The event, along with all the other Relay events across the country, helps the American Cancer Society gain the funds it uses for a litany of activities and research throughout the year.
The participants are loyal; they go to a Relay and realize that it is as advertised - beautiful, moving, a celebration, a memorial and so much more.
And the participants are just like those who are affected by cancer - all ages, all races and all genders, including the 76th International Rice Festival Queen Sarah Mouton.
“I participate in this program because I have had many family members and friends who have been impacted by cancer,” said Mouton. “The American Cancer Society helps us celebrate more birthdays and for that I am grateful!”
Mouton, as an LSU student, joined the school’s Relay For Life team.
“I served as a team captain for the 2011 LSU Relay For Life. Our team, filled with visiting queens from festivals across the state, was a popular one! We sold Menchies frozen yogurt and raised nearly $200 that night.
“I think it is important that people find at least one charity they believe in and support it to the best of their ability.”
As years have gone by more and more people have become a part of Relay For Life and many haven’t even really ever delved into what happens with the money raised. They know it goes to the worthy cause of the American Cancer Society, but where exactly it goes, how much of this dollar goes here and that dollar goes there, is not often explored.
In an open letter to Relay participants, Camille Breaux, American Cancer Society community representative, explained how the funds were dispersed in Acadia Parish using the funds the 2012 Relay For Life of Acadia raised.
“Because of you,” she wrote, “the American Cancer Society is helping to create a world with more birthdays. The work that we are doing with both research and the patients locally is truly making a difference and would not be possible if it weren’t for the dedicated volunteers throughout Acadia Parish.”
This year, Relay For Life of Acadia returned to Crowley High and through a year of fundraising and a spectacular event in May Relay For Life of Acadia raised $40,752.
Those funds helped the American Cancer Society service 1,627 patients throughout Acadiana, 177 of which are in Acadia Parish.
The funds helped provide these patients with 6,534 services. Services included “1,600 nights of lodging to 81 cancer patients and caregivers in Acadiana at the Patrick F. Taylor Hope Lodge in New Orleans while they were receiving their treatment,” according to the open letter. “Three of those families were from Acadia Parish and you were able to provide them with 82 nights of free lodging because of the work that you do.”
Other services included helping patients in getting to treatments and providing treatment facilities with transportation grants. Then there is the Patient Support Room, located in the Acadiana office of the American Cancer Society. The room provides port pillows, new wigs, hats, turbans, cancer information and other things that might be necessary for cancer patients or their families. Female patients of Acadiana can receive a gift item, including mastectomy bras and prostheses.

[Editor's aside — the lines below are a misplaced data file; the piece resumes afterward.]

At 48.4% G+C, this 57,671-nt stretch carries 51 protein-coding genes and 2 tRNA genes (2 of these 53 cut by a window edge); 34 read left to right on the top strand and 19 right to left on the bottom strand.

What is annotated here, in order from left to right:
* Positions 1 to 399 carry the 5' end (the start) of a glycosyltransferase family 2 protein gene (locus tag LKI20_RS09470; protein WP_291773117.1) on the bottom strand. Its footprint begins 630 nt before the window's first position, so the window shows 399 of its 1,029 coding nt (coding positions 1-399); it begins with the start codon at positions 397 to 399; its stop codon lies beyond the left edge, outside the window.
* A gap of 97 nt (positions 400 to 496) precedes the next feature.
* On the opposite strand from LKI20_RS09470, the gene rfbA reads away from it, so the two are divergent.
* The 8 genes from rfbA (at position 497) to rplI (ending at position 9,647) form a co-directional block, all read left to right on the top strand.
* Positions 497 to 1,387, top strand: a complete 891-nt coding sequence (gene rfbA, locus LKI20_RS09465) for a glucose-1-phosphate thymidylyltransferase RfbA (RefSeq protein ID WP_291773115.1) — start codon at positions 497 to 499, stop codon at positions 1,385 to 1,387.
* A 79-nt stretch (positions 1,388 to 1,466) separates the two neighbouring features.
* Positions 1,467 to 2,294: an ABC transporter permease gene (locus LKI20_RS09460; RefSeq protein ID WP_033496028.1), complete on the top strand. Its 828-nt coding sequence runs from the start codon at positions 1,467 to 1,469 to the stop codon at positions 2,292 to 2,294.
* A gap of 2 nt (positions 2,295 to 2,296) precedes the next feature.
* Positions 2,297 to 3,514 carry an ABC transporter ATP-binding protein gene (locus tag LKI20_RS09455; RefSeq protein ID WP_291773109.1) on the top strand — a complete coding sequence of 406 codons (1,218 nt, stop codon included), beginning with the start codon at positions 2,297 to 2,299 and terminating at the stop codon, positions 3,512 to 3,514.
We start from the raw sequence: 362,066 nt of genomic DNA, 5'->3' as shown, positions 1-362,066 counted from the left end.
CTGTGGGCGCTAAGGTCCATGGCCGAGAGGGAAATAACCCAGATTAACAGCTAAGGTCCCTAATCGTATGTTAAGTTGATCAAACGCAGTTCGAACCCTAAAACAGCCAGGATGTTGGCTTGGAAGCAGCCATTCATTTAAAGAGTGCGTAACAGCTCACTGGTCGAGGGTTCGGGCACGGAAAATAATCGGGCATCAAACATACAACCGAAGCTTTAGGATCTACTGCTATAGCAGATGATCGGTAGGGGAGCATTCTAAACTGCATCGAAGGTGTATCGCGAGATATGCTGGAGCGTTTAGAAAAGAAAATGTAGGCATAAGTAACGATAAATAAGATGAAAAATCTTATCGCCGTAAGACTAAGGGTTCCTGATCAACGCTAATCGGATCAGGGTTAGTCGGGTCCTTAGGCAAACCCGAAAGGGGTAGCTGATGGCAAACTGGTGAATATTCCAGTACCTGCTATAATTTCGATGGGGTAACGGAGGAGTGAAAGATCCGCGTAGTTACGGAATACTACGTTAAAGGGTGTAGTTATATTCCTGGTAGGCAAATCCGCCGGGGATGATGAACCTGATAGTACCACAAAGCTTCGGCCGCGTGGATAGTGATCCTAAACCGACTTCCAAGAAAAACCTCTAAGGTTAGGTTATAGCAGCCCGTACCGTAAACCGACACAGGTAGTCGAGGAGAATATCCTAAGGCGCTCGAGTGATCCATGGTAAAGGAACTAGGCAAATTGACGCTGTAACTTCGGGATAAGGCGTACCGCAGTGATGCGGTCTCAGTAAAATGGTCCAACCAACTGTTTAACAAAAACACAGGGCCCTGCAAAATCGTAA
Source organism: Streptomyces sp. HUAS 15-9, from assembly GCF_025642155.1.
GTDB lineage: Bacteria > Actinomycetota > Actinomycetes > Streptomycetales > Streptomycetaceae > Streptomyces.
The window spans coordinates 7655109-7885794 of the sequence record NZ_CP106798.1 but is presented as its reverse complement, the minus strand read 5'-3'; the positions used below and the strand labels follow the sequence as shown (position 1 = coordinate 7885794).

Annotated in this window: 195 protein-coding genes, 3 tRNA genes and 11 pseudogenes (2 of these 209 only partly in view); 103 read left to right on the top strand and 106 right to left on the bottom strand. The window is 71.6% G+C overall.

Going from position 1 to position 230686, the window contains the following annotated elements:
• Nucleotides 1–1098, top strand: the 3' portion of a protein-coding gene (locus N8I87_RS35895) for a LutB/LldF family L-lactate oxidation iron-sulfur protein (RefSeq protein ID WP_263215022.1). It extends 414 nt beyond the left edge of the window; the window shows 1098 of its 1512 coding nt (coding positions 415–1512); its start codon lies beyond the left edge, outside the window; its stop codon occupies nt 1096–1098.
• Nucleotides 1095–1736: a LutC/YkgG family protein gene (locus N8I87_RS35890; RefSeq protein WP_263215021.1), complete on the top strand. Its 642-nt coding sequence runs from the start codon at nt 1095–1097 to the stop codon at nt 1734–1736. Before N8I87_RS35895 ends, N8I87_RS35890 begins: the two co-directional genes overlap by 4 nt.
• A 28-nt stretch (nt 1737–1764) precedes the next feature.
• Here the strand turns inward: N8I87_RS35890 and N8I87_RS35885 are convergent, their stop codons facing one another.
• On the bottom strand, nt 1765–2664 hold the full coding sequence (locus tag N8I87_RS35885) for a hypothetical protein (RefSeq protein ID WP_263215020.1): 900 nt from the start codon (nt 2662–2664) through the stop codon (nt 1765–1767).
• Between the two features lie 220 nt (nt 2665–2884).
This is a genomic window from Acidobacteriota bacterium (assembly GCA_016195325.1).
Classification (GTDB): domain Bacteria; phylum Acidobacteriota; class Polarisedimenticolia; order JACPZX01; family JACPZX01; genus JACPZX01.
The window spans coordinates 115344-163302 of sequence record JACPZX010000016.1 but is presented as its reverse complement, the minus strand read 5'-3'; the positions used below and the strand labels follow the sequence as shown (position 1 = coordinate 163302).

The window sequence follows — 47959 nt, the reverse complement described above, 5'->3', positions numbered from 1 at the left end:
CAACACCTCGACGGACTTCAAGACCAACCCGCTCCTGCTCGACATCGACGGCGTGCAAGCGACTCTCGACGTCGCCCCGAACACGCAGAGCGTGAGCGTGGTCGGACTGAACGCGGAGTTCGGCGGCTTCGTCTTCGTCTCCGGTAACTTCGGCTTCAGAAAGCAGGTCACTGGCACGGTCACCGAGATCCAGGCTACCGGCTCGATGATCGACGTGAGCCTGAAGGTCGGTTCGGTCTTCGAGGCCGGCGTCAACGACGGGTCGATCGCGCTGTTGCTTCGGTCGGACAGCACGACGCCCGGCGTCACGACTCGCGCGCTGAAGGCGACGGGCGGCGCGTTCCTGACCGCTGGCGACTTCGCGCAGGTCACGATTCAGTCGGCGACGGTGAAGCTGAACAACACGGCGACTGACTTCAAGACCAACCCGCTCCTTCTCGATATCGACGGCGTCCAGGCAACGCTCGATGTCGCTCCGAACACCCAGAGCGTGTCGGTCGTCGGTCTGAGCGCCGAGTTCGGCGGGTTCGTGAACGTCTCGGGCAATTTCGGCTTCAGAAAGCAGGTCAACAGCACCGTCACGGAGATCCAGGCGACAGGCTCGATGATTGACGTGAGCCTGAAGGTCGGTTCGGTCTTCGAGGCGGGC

“It is because of you that we are able to provide these services and I thank you,” Breaux wrote.
On the other side is the research that has given more hope to cancer patients as the years have continued.
With the American Cancer Society, research is the heart of the mission. For more than 60 years, it has been finding answers that save lives that include changes in lifestyle to new approaches in therapies to improving cancer patients’ quality of life.
The American Cancer Society relentlessly pursues the answers in order to understand how to prevent, detect and treat all cancer types. It combines the world’s best and brightest researchers with the world’s largest, oldest and most effective community-based anti-cancer organization to put answers into action.
The American Cancer Society’s comprehensive research program consists of extramural grants, as well as intramural research programs.
The Extramural Grants department reviews and administers both Research Grants and Health Professional Training Grants (HPTGs). HPTGs include both grants and scholarships awarded to nurses, physicians and oncology social work professionals. As the nation’s largest private, not-for-profit source of funds for scientists studying cancer, the American Cancer Society focuses its funding on investigator-initiated, peer-reviewed proposals.
The Intramural Research department is comprised of five programs: Epidemiology, Surveillance and Health Services Research, International Tobacco Control Research, the Behavioral Research Center (BRC), and the Statistics and Evaluation Center (SEC). All intramural department staff conduct applied cancer research in-house.
American Cancer Society grantees and researchers have recently discovered a genetic link to esophageal cancer, that the treatment of lung cancer varies depending on hospital type, that there are some risks of cancer associated with pregnancy and that southern states lag behind northern states in making progress against colorectal cancer.
The 2013 Relay For Life of Acadia will take place at Crowley High School April 13, 2013. The goal of $46,000 raised has been set. The event is for everyone, not just cancer survivors and victims and their families. Festivities will kickoff at 6 p.m. and conclude at 6 a.m.
On Jan. 14, 2013, their will be a “Kick-Up” event at 5:30 p.m. at the Wells Fargo building to show off what Relay For Life is all about and help teams, team captains, committee members and interested parties get ready for the 2013 Relay For Life of Acadia.